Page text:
An odd synchronicity is in the air. Just as Ryan O’Neal is seen as the love of Farrah Fawcett’s life as the ailing actress nears the end, and just after Mia Farrow stages a fast to draw notice to starving Sudanese refugees, both Farrow and O’Neal appear together, as their careers began, as a star-crossed couple in Peyton Place.
New on DVD from Shout! Factory, the ABC series’ first 31 episodes from 1964 reveal a still teen-aged Farrow — not long before she married Frank Sinatra — and an early-20s O’Neal as two youths in the quaint New England coastal town of Peyton Place, as modeled after a 1957 film and the original novel by Grace Metalious. Airing twice weekly at the time, Peyton Place was a quick hit for ABC, a network in need of credibility, and it stood out as the first prime-time soap opera.
Yes, the suds were flowing on this tawdry trailblazer, with unwanted pregnancy, illicit affairs and other secrets and scandals.
Of course, by today’s standards, many of those scandals were routine, including the series’ early love triangle involving rich boy Rodney Harrington (O’Neal), bookish “good” girl Allison MacKenzie (Farrow) and the fetching, grasping, lovestruck Betty Anderson (Barbara Perkins), who gave herself to Rodney over the summer and now finds herself with child. Or does she?
Others in the solid cast include Dorothy Malone as Allison’s mother, Constance, reportedly a widow but with a dark secret; Ed Nelson as the stalwart and moral new doctor in town, Michael Rossi, who has an eye for Constance; and Christopher Connelly as Rod’s younger, troubled brother, Norman Harrington.
Shot in So Cal, but using second-unit exteriors and strong sets to evoke a quaint New England village, the series boasted lovely theme music and a strong sense of atmospheric drama. Like most soaps, its narrative flows slowly, but considering it ran twice a week — not five times — it’s not too slow.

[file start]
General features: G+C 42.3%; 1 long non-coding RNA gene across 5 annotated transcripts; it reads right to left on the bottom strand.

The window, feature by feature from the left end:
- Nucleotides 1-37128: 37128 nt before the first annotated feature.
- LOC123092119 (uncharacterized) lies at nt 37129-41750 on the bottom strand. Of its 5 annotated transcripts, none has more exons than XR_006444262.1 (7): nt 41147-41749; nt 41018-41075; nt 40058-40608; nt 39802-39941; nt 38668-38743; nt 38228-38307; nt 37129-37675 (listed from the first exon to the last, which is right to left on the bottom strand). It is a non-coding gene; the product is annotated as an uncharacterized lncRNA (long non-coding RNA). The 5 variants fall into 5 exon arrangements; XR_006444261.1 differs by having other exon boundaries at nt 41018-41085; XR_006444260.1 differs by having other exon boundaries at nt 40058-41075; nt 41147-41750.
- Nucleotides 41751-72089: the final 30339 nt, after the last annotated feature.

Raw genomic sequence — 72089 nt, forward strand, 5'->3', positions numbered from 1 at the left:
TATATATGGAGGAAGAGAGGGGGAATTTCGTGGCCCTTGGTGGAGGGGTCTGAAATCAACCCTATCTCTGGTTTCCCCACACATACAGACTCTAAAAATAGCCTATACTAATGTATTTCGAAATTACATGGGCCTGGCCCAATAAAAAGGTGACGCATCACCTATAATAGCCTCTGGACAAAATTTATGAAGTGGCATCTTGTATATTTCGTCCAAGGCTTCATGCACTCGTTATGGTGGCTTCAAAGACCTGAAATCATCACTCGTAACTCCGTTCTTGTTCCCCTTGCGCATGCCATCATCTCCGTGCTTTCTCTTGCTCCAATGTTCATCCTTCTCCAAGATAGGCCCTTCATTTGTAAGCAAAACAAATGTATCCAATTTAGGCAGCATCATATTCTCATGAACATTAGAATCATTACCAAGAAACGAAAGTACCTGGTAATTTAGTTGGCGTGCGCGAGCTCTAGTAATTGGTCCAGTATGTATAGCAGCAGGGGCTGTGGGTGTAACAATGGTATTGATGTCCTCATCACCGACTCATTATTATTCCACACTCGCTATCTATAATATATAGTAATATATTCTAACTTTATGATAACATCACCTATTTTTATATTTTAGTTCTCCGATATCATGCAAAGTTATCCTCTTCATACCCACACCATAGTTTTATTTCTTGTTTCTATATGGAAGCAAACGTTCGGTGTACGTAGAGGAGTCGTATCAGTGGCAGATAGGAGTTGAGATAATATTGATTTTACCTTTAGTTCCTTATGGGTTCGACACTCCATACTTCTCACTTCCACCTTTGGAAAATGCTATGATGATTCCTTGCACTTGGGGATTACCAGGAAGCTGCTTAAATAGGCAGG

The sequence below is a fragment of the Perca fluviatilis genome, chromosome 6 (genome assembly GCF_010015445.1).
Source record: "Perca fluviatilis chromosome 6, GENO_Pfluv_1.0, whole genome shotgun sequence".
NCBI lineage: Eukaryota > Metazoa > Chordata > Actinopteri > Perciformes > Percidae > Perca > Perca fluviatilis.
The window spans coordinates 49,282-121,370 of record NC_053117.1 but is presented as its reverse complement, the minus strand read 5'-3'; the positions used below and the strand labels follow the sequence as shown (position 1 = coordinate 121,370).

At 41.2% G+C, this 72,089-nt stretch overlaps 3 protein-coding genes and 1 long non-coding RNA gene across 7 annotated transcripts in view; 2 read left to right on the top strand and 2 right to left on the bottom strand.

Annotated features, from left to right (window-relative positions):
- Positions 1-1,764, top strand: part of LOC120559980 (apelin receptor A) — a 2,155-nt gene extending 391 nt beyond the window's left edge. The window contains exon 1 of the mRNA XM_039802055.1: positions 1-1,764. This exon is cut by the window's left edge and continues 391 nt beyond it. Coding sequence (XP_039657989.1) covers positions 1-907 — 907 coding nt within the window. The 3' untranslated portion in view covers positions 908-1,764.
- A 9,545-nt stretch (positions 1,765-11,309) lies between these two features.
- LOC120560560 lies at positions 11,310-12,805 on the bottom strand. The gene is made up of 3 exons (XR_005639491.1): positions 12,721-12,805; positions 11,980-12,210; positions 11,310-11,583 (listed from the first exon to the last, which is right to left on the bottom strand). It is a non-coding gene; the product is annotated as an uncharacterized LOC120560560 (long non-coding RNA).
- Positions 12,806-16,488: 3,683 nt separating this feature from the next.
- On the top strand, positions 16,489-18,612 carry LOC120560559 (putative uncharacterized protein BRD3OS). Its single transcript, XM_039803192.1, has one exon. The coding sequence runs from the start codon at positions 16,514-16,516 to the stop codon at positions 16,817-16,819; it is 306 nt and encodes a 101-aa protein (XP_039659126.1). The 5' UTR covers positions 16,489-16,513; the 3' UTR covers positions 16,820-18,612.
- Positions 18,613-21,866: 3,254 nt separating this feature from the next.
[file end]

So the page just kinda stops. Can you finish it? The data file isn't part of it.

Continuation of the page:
The young Farrow and O’Neal stayed with the show for two years — and I’m not calling them seasons, because Peyton Place had no summer hiatus, and no reruns. It simply ran nonstop, twice weekly, until veering to three times and then once weekly before ending in June of 1969.
In a way, the show’s setting and setup recall the initially sensational Twin Peaks of 1990, with a picturesque small town — charming and alluring on the surface, but disturbing underneath — in which one family tended to run things. Like Twin Peaks, Peyton Place was riddled with crises and misbehaviour, from impetuous teens to greedy middle-agers. And as David Lynch would love, Peyton Place — like Twin Peaks — was all about secrets, and those who either fail or succeed at keeping them.
I’ve screened almost the entire first set of 31 shows and can attest it’s a grabber and a keeper — an alluring serial which gets under your skin if you let it. And like Lost in its early stages, it does a fine job of unpeeling the onion to reveal characters’ back-stories, enticing even as it suggests and hides.
A relic? Maybe. An icon? Most definitely. Peyton Place went boldly where no prime-time show had gone before, and for that it deserves its place in television history.